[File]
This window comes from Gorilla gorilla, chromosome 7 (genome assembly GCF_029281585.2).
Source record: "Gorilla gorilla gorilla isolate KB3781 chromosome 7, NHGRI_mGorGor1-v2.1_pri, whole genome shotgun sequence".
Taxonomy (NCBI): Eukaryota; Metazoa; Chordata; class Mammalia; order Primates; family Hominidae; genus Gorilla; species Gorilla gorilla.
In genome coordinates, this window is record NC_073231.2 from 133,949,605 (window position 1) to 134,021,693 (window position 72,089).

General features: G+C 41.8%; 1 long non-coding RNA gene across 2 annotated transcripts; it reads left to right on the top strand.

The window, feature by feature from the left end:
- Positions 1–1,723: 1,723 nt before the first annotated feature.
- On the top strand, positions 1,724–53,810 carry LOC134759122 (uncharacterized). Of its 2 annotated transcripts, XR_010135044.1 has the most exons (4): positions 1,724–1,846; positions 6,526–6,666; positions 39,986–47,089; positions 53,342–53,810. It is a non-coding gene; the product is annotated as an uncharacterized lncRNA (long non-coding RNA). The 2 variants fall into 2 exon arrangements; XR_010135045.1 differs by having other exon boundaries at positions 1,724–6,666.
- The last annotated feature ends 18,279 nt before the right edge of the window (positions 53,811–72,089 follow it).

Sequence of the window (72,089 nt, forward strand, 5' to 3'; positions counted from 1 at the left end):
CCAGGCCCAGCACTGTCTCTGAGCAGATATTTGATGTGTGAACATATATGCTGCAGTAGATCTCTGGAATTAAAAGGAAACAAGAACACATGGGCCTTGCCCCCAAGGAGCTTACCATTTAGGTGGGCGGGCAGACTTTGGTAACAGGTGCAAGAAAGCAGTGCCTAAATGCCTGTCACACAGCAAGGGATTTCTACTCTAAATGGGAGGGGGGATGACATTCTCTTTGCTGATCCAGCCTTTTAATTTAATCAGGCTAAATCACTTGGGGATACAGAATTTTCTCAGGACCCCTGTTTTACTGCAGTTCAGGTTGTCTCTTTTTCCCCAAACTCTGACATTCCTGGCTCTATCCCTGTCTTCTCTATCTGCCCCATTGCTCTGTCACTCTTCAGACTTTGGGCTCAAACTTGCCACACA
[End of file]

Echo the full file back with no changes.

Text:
This window comes from Gorilla gorilla, chromosome 7 (genome assembly GCF_029281585.2).
Source record: "Gorilla gorilla gorilla isolate KB3781 chromosome 7, NHGRI_mGorGor1-v2.1_pri, whole genome shotgun sequence".
Taxonomy (NCBI): Eukaryota; Metazoa; Chordata; class Mammalia; order Primates; family Hominidae; genus Gorilla; species Gorilla gorilla.
In genome coordinates, this window is record NC_073231.2 from 133,949,605 (window position 1) to 134,021,693 (window position 72,089).

General features: G+C 41.8%; 1 long non-coding RNA gene across 2 annotated transcripts; it reads left to right on the top strand.

The window, feature by feature from the left end:
- Positions 1–1,723: 1,723 nt before the first annotated feature.
- On the top strand, positions 1,724–53,810 carry LOC134759122 (uncharacterized). Of its 2 annotated transcripts, XR_010135044.1 has the most exons (4): positions 1,724–1,846; positions 6,526–6,666; positions 39,986–47,089; positions 53,342–53,810. It is a non-coding gene; the product is annotated as an uncharacterized lncRNA (long non-coding RNA). The 2 variants fall into 2 exon arrangements; XR_010135045.1 differs by having other exon boundaries at positions 1,724–6,666.
- The last annotated feature ends 18,279 nt before the right edge of the window (positions 53,811–72,089 follow it).

Sequence of the window (72,089 nt, forward strand, 5' to 3'; positions counted from 1 at the left end):
CCAGGCCCAGCACTGTCTCTGAGCAGATATTTGATGTGTGAACATATATGCTGCAGTAGATCTCTGGAATTAAAAGGAAACAAGAACACATGGGCCTTGCCCCCAAGGAGCTTACCATTTAGGTGGGCGGGCAGACTTTGGTAACAGGTGCAAGAAAGCAGTGCCTAAATGCCTGTCACACAGCAAGGGATTTCTACTCTAAATGGGAGGGGGGATGACATTCTCTTTGCTGATCCAGCCTTTTAATTTAATCAGGCTAAATCACTTGGGGATACAGAATTTTCTCAGGACCCCTGTTTTACTGCAGTTCAGGTTGTCTCTTTTTCCCCAAACTCTGACATTCCTGGCTCTATCCCTGTCTTCTCTATCTGCCCCATTGCTCTGTCACTCTTCAGACTTTGGGCTCAAACTTGCCACACA